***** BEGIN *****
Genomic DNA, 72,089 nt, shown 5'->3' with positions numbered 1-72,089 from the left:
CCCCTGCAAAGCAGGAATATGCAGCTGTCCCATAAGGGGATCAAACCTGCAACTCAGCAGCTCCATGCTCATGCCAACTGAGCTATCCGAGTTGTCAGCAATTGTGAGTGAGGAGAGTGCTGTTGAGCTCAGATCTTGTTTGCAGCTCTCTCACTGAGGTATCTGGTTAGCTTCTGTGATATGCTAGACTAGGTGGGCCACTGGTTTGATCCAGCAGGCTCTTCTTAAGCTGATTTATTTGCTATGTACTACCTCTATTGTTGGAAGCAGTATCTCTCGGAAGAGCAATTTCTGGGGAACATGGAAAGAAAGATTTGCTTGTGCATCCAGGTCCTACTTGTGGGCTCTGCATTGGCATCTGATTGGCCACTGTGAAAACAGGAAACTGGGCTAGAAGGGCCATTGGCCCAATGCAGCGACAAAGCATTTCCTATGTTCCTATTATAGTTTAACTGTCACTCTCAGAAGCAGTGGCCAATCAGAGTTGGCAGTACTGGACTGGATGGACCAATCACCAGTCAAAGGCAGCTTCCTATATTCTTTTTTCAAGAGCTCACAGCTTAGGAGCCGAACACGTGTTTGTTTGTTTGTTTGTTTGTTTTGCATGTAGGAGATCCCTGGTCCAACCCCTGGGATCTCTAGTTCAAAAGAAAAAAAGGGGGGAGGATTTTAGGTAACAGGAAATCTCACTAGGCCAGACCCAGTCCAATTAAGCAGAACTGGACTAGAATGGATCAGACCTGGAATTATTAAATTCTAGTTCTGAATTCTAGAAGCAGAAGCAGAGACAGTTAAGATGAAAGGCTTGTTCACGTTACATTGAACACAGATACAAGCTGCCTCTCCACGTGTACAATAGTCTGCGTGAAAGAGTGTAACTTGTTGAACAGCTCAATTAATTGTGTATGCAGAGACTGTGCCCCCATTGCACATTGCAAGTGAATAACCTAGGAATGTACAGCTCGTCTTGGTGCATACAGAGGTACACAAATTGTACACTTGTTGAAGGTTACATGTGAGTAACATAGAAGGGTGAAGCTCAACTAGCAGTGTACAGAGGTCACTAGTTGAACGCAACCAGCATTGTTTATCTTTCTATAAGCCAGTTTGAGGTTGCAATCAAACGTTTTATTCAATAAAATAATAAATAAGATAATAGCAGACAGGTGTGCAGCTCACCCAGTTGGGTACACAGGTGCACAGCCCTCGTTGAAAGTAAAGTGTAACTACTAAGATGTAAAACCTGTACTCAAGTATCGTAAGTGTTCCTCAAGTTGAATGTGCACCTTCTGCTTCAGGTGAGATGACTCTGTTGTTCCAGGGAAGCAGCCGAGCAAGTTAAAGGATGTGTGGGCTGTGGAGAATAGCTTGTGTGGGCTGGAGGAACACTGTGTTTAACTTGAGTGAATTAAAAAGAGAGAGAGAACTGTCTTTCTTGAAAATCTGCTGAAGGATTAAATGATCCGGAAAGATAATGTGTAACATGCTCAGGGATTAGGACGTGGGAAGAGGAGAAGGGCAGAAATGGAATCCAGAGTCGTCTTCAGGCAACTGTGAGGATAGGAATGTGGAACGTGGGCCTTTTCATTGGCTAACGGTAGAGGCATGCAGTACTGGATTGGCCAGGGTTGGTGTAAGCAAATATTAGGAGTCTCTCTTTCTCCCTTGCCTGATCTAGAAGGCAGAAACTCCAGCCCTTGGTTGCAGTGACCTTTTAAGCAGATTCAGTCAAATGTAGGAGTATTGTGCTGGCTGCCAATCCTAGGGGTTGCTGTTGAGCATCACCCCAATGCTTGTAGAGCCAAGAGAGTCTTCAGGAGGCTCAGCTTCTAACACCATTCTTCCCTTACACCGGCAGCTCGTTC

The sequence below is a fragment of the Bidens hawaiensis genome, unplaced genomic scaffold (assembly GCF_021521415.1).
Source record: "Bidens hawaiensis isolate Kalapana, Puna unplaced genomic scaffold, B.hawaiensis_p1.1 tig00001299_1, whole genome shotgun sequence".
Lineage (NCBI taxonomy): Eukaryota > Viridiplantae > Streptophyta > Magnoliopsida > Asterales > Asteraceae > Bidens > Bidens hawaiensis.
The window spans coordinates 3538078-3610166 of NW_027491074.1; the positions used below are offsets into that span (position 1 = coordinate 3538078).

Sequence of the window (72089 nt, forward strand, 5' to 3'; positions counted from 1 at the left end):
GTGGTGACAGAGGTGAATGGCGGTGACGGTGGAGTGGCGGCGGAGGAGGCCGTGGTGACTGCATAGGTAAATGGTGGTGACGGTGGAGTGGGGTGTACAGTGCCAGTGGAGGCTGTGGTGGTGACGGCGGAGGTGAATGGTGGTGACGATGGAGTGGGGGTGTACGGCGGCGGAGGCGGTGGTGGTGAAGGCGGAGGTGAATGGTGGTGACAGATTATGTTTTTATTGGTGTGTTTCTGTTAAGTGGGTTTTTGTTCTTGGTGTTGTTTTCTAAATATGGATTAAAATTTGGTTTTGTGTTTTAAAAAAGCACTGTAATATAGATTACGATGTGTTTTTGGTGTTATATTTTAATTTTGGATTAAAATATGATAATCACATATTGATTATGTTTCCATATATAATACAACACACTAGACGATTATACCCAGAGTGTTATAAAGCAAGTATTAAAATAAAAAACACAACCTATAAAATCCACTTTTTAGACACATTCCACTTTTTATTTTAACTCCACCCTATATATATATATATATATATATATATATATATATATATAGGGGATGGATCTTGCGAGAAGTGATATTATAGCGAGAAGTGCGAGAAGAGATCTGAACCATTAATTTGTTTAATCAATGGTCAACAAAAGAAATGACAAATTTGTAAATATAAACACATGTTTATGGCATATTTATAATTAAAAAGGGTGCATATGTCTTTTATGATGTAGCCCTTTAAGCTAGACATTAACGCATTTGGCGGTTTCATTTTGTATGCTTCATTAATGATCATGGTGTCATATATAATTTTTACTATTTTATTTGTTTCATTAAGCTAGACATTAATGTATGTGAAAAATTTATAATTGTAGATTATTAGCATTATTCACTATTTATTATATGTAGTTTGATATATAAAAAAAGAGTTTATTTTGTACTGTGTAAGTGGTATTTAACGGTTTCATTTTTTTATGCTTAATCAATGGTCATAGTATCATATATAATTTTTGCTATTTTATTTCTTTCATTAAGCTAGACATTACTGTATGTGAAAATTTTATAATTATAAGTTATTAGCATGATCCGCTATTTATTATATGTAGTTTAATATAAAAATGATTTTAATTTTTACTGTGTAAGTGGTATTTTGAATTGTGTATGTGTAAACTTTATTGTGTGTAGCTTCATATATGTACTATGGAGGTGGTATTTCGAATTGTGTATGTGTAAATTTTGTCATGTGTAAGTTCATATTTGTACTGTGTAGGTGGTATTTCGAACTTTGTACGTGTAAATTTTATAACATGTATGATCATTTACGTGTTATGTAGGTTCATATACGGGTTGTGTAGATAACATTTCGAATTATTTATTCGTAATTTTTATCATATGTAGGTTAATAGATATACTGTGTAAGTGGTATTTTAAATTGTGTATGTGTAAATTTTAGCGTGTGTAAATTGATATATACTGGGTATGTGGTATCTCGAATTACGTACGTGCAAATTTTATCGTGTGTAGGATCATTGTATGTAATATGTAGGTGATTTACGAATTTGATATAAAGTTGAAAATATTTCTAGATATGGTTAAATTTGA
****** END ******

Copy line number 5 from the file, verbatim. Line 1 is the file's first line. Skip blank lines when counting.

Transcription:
Lineage (NCBI taxonomy): Eukaryota > Viridiplantae > Streptophyta > Magnoliopsida > Asterales > Asteraceae > Bidens > Bidens hawaiensis.